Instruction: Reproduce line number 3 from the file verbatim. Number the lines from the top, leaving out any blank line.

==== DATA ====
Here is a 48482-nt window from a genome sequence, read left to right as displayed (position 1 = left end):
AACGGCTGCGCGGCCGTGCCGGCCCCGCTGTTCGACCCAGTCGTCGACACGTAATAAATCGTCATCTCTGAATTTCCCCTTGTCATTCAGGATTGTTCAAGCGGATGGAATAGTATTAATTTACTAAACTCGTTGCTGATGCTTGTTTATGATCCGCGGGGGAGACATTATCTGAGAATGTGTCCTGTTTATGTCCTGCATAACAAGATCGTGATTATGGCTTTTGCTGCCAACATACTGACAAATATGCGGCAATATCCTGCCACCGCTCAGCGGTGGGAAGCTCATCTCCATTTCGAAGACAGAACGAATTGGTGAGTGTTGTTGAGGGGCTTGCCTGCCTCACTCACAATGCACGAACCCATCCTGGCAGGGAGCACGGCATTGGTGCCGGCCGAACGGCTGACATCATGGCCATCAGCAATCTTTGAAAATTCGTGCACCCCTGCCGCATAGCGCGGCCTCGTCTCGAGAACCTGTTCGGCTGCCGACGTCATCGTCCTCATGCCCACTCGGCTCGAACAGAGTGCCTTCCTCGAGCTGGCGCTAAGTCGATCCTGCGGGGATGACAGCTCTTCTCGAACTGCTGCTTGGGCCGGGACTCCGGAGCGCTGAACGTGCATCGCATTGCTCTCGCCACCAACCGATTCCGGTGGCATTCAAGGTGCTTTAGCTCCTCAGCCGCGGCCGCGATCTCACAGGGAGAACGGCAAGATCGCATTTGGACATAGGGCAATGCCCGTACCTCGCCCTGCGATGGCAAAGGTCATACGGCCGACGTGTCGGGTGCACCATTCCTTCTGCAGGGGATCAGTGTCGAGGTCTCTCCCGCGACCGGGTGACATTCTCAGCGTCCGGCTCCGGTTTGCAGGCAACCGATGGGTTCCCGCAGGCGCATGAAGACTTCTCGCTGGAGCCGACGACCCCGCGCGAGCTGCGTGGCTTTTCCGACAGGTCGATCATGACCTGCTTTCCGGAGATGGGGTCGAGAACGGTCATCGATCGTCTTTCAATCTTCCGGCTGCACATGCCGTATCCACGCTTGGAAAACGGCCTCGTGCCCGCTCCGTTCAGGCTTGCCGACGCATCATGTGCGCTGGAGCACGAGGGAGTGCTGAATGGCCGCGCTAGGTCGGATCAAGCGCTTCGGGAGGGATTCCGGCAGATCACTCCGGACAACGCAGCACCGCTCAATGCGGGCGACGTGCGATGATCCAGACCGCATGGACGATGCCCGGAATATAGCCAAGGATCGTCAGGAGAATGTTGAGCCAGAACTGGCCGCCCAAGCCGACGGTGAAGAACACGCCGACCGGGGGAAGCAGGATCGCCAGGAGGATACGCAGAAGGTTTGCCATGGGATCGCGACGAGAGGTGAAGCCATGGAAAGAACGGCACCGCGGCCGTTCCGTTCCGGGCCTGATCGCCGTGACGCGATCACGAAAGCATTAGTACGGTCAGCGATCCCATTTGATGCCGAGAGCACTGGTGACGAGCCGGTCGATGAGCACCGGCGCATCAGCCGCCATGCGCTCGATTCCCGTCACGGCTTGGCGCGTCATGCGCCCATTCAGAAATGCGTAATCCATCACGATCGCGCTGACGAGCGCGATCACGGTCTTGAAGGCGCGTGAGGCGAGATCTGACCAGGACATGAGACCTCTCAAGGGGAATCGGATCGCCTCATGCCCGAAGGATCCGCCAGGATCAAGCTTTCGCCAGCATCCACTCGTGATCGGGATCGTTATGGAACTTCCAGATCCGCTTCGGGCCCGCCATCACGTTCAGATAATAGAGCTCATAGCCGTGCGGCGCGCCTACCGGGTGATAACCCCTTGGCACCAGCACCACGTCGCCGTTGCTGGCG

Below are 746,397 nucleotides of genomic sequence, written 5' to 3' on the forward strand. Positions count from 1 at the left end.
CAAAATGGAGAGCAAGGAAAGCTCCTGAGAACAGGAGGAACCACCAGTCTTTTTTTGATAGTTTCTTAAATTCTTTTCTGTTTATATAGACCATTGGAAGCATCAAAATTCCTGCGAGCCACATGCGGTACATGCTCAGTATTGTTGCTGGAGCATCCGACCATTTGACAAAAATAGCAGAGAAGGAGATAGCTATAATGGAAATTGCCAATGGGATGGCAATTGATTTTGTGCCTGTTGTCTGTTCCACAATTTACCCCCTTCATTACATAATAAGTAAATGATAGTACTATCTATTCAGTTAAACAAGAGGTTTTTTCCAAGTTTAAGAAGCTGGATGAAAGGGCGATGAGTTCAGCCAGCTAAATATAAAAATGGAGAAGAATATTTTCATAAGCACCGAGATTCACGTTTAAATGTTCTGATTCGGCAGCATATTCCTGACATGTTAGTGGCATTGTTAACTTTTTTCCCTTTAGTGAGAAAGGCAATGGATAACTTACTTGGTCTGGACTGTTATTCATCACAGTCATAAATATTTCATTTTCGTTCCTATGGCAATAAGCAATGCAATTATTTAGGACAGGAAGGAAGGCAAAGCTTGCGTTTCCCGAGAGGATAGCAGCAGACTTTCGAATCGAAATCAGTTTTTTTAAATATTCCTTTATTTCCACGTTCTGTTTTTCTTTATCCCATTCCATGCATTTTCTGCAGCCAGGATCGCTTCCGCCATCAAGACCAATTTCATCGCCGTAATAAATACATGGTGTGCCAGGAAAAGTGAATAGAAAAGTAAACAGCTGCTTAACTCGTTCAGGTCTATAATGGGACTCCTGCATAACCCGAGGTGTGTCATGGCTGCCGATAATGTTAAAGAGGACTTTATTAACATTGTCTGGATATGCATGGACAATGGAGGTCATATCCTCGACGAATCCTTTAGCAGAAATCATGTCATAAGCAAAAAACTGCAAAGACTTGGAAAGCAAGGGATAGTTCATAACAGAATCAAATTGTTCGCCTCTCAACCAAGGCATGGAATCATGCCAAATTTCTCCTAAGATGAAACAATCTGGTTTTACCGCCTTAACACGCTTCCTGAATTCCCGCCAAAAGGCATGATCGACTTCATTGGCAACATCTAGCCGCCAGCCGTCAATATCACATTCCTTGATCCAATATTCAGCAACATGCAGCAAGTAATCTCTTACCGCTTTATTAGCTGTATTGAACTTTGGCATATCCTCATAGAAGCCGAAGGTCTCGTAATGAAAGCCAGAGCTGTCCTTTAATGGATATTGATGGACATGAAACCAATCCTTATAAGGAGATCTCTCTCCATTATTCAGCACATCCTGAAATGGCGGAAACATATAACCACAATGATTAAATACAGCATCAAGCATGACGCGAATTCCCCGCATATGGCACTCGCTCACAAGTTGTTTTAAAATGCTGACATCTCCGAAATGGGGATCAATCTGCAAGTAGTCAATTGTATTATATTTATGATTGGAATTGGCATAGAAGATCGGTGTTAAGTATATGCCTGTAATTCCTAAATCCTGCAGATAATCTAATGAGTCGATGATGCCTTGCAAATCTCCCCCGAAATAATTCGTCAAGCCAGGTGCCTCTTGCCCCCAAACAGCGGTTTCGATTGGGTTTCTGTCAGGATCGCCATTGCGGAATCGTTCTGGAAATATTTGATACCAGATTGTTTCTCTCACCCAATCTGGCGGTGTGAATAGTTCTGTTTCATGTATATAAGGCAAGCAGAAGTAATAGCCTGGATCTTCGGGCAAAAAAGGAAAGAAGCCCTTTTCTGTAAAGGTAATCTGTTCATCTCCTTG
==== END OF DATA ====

Below are 746,397 nucleotides of genomic sequence, written 5' to 3' on the forward strand. Positions count from 1 at the left end.